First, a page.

What Learning Will Look Like in 2020-2021
July 17, 2020
As fall quickly approaches there is a lot of discussion about K-12 schools returning students to the classroom for the 2020-2021 school year. However, there doesn’t seem to be a right answer for all schools districts to follow. If one thing is clear, its that teachers want to get back into the classroom and feel it’s the best way to connect with their students. But with Covid-19 cases rising in the United States there is a lot of concern with educators who are looking at the safest ways to do so.
Educators Pain Points
In June of 2020, Governor Parson announced that there will be a $209 million cut to the elementary and secondary education budgets for the state of Missouri. This comes at a time when the sub-pool will need to be deeper than it already is, raising the cost for each school affected by Covid-19. This will lead to the need of extra substitute teachers, food-handlers, and bus drivers to make sure schools are equipped with staff to keep operating if the main staff needs to go on medical-leave. Not to mention the potential of loss of both students, family members and staff, which would be traumatic for the entire community.
Changes To Classrooms
Almost 6 months into the pandemic, evidence shows school-aged children are less likely to spread the transmission of COVID-19 than adults. Therefore, there is consideration allowing schools to reopen, even during the spread of COVID-19. Minimizing the potential social, and developmental costs that our children will face until we have a vaccine or we reach herd immunity. Social distancing and mask wearing will be hard in a classroom setting, especially with the younger children. So how do we keep our staff and students safe? There is talk about cancelling fall sports, providing better ventilation, staying in homerooms, attending half days, and eating in classrooms. But will that be enough?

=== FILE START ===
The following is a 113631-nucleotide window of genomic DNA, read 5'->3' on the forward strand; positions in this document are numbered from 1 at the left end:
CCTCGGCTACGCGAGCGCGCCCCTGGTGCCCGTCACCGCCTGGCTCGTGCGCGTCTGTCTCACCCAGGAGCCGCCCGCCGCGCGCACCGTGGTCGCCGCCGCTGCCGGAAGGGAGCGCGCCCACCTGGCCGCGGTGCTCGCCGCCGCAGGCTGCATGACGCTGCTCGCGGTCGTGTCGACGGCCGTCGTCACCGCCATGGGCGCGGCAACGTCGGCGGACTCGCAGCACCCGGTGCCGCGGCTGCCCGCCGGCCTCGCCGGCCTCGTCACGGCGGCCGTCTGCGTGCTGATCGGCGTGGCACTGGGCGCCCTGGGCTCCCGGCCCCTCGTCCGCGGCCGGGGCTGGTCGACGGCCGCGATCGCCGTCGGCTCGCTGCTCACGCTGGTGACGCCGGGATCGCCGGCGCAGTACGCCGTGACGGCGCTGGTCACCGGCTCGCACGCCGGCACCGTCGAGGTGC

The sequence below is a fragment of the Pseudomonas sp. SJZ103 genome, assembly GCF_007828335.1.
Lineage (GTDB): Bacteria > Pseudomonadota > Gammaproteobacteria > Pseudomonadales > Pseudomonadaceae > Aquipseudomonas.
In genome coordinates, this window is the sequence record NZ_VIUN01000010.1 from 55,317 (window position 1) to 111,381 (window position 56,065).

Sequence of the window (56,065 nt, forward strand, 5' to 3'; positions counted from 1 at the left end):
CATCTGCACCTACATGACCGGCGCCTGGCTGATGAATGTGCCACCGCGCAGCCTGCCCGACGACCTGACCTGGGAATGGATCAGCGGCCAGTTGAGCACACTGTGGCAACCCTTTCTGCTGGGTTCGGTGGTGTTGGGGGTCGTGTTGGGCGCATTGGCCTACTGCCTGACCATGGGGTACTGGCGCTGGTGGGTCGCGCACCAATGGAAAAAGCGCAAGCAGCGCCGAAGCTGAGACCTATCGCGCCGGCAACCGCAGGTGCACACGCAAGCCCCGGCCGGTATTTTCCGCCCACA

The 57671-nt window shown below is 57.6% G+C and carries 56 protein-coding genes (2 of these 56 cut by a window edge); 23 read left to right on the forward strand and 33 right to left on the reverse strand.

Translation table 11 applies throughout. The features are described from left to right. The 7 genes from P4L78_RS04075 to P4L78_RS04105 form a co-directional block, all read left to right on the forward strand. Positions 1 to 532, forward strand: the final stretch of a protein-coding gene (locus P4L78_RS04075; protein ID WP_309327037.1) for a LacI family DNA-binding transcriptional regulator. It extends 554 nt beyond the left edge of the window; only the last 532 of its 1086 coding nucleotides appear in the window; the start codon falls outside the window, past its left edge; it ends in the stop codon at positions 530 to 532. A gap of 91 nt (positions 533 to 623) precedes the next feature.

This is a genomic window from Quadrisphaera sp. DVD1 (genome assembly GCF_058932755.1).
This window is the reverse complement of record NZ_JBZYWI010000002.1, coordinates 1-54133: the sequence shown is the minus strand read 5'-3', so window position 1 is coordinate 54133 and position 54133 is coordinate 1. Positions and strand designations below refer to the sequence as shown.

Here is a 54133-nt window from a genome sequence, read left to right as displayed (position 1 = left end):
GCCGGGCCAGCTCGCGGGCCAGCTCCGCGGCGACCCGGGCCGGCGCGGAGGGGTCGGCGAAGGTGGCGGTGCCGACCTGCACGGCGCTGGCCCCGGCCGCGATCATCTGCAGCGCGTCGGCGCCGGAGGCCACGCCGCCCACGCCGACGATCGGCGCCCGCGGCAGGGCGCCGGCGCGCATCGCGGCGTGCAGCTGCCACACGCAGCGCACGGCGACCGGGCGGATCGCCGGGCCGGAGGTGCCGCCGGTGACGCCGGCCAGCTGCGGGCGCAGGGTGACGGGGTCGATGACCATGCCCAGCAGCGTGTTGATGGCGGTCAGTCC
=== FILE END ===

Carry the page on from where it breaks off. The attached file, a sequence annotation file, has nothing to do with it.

Ultimately, the decision comes down to each family making the right choice for their children, if its to keep them home, have them return to school, or a combination of both. Some families have the resources to have one parent stay home for homeschooling, while many others need to work and do not have access to child-care. Districts are keeping this in mind as they are sending our survey’s to families in their district. Overall, its our duty as society to keep our kids staying in learning communities and not have that paused.